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Chain Replacement Breakdown: Part 1

Before we begin

If your motorcycle has a chain, eventually it and the sprockets will need to be replaced. Doing it yourself will save you some dollars in the labor department, but the procedure needs to be done right.

While there is a multitude of information across the web in both text and video formats, it’s rather fragmented. Hence, we’ve decided it’s time to compile the ultimate one article-does-it-all piece for you would-be do-it-your-selfers as well as those of you who may learn from the wisdom here.

The decision to replace a chain begins with a regular inspection of the chain. You need to inspect typically about every 500 miles, or take that to mean every second or third fill-up. As the chain ages, you’ll need to adjust it from time to time during these inspections.

During inspection, you’re looking for obvious wear on the sprocket teeth. Then pull the chain at the far side of the rear sprocket and see if light from the other side is revealed. If it is, it’s time to replace the chain.

There are many opinions about if the sprockets should be replaced at the same time. When you add up the dollars and cents you think you’re saving by not doing so, you’ll be spending the difference later when it becomes clear the new chain didn’t last as long. A new chain without a sprocket replacement will only get about half the life since the teeth on the old sprockets are sorely out of alignment with the new chain from the get go. And it only gets worse from there. Our opinion is to change the sprockets together with the new chain EVERY TIME.

Photo: Note the two gaps between the chain and the sprocket we see when the chain is pulled from the rear of the sprocket. That's a sign of wear.

How long should a chain and sprocket set last? That will vary based on how well adjustments were executed each inspection interval, what sort of lubricants and solvents were utilized along the way, and how hard the bike was ridden. A rider with a smooth touch should expect 15,000 miles or more. Someone who rides a bit hard, jerking the throttle with frequency can expect less. Off-pavement riding puts more grit into the chain and rain riding can take off lubrication over time causing metal on metal wear.

What you’ll need

All makes and models of bikes vary, so we’ll cover the basics here and you can let the shop manual specific to your bike fill in the details.

Photo: This mistreated master link was never lubed at the time of installation. Note the wear and rust that occured as a result.

  • The Shop Manual specific to your bike – If you don’t own one, get one. Yes, they can be expensive, but they provide valuable information including torque values for every nut and bolt along the way as well as insight into which body parts need to be removed in what succession – a critical part of tearing down many modern day motorcycles that are wrapped in plastic.

  • Safety glasses, shop towels and nitrile gloves – The basis of any service work begins with these essentials. Today you can buy safety glasses with bi-focal readers built in. Nice!

  • Level 2 service tools needed to work on your bike – These would include the proper axle wrenches, sockets and wrenches that will be needed to adjust the axle position after the install. These should all be called out in the shop manual.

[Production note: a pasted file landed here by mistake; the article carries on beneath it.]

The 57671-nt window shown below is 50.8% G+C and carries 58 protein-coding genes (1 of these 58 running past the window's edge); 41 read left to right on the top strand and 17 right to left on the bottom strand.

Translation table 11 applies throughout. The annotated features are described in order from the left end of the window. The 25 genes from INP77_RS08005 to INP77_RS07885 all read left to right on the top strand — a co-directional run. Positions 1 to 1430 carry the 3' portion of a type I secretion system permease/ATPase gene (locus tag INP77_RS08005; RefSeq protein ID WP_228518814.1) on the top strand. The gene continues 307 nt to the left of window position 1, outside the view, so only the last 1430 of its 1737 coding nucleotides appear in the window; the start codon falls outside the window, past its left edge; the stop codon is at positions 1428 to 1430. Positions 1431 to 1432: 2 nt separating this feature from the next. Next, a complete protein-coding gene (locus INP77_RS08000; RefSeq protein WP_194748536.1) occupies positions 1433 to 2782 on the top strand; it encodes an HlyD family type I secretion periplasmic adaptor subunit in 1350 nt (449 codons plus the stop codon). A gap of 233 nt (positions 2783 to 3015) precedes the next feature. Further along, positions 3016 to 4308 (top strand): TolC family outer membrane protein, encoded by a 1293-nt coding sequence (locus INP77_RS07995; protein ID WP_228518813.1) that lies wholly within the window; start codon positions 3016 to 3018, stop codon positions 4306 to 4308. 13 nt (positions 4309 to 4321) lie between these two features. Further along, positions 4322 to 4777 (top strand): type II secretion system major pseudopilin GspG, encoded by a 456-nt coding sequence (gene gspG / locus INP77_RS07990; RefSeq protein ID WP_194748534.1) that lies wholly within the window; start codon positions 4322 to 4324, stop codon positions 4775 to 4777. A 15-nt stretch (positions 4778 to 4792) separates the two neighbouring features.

• A torque wrench – This is essential as you’ll want to adhere to the torque numbers called out in the shop manual to be sure you’ve set everything good and tight, but not so tight you can’t get it off the next time.

  • Chain cleaning solvent – There’s no need to clean your new chain, but you’ll need to clean the area around the drive sprocket and it’s cover when you pull the old front sprocket. This also comes in handy when other areas need some cleaning, like the rear hub. WD-40 is not an acceptable chain cleaning solvent as it can penetrate the O-rings. Never spray WD-40 on a sealed O-ring chain.

  • Small amount of assembly lube – This is a heavy duty grease-like product we’ll use during reassembly.

  • New sprockets and chain – Order them from your dealer or order them online. We recommend you don’t go cheap. The cheaper you buy, the less life you can expect out of the chain and sprockets. OEM sprockets and a top grade sealed gold O-ring chain is about as good as it gets. Be sure to buy a chain that is as long or longer than the one you’re replacing.

  • A Dremel or similar cutting tool – We’ll be using this to burnish a pin on one of the links so we can remove the old chain. We’ll use it again to do the same on the new chain so it has the correct amount of links in it when we thread it onto the bike. There are carbide bits you can use on a standard electric drill for the same results and forego the expense of buying yet another tool you’ll rarely use.

  • A motorcycle specific chain breaking tool – Prices for these are all over the map. They take a beating, so it’s worth it to pay a little more for a better one that will last.

  • A fractional caliper measuring tool – These come in analog and digital formats. The digitals are easier to read, but since you won’t use one very often, chances are the battery will be dead next time you reach for it. Save yourself the hassle and get the analog one.

  • A buddy – This is a lot easier if you have a friend on hand. Plus, you guys can b.s. about motorcycles when he or she is not needed.

Tom Mehren, Jesse Murphy, Greg Maust/November 15

Click here to read part two: The 19 step chain replacement process


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